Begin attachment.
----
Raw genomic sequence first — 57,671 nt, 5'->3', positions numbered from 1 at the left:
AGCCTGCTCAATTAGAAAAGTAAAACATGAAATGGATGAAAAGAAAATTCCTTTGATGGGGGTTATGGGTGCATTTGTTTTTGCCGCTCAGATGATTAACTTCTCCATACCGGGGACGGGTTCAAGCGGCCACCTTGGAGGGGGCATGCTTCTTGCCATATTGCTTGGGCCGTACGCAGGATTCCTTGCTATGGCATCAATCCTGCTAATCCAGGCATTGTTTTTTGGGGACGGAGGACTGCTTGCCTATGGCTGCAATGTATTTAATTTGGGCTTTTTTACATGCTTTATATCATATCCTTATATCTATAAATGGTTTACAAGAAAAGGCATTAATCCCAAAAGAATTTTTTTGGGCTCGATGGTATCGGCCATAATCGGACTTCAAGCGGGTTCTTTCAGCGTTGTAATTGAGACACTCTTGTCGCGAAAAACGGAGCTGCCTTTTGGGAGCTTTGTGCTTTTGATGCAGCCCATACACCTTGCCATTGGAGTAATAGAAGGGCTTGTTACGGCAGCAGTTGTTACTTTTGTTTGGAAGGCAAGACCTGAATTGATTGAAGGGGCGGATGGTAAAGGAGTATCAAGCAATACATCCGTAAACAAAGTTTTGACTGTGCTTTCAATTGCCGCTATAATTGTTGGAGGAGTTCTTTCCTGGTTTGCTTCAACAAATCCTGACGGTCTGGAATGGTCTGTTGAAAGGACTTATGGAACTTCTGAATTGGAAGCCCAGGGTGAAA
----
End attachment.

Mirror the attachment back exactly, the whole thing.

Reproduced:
Raw genomic sequence first — 57,671 nt, 5'->3', positions numbered from 1 at the left:
AGCCTGCTCAATTAGAAAAGTAAAACATGAAATGGATGAAAAGAAAATTCCTTTGATGGGGGTTATGGGTGCATTTGTTTTTGCCGCTCAGATGATTAACTTCTCCATACCGGGGACGGGTTCAAGCGGCCACCTTGGAGGGGGCATGCTTCTTGCCATATTGCTTGGGCCGTACGCAGGATTCCTTGCTATGGCATCAATCCTGCTAATCCAGGCATTGTTTTTTGGGGACGGAGGACTGCTTGCCTATGGCTGCAATGTATTTAATTTGGGCTTTTTTACATGCTTTATATCATATCCTTATATCTATAAATGGTTTACAAGAAAAGGCATTAATCCCAAAAGAATTTTTTTGGGCTCGATGGTATCGGCCATAATCGGACTTCAAGCGGGTTCTTTCAGCGTTGTAATTGAGACACTCTTGTCGCGAAAAACGGAGCTGCCTTTTGGGAGCTTTGTGCTTTTGATGCAGCCCATACACCTTGCCATTGGAGTAATAGAAGGGCTTGTTACGGCAGCAGTTGTTACTTTTGTTTGGAAGGCAAGACCTGAATTGATTGAAGGGGCGGATGGTAAAGGAGTATCAAGCAATACATCCGTAAACAAAGTTTTGACTGTGCTTTCAATTGCCGCTATAATTGTTGGAGGAGTTCTTTCCTGGTTTGCTTCAACAAATCCTGACGGTCTGGAATGGTCTGTTGAAAGGACTTATGGAACTTCTGAATTGGAAGCCCAGGGTGAAA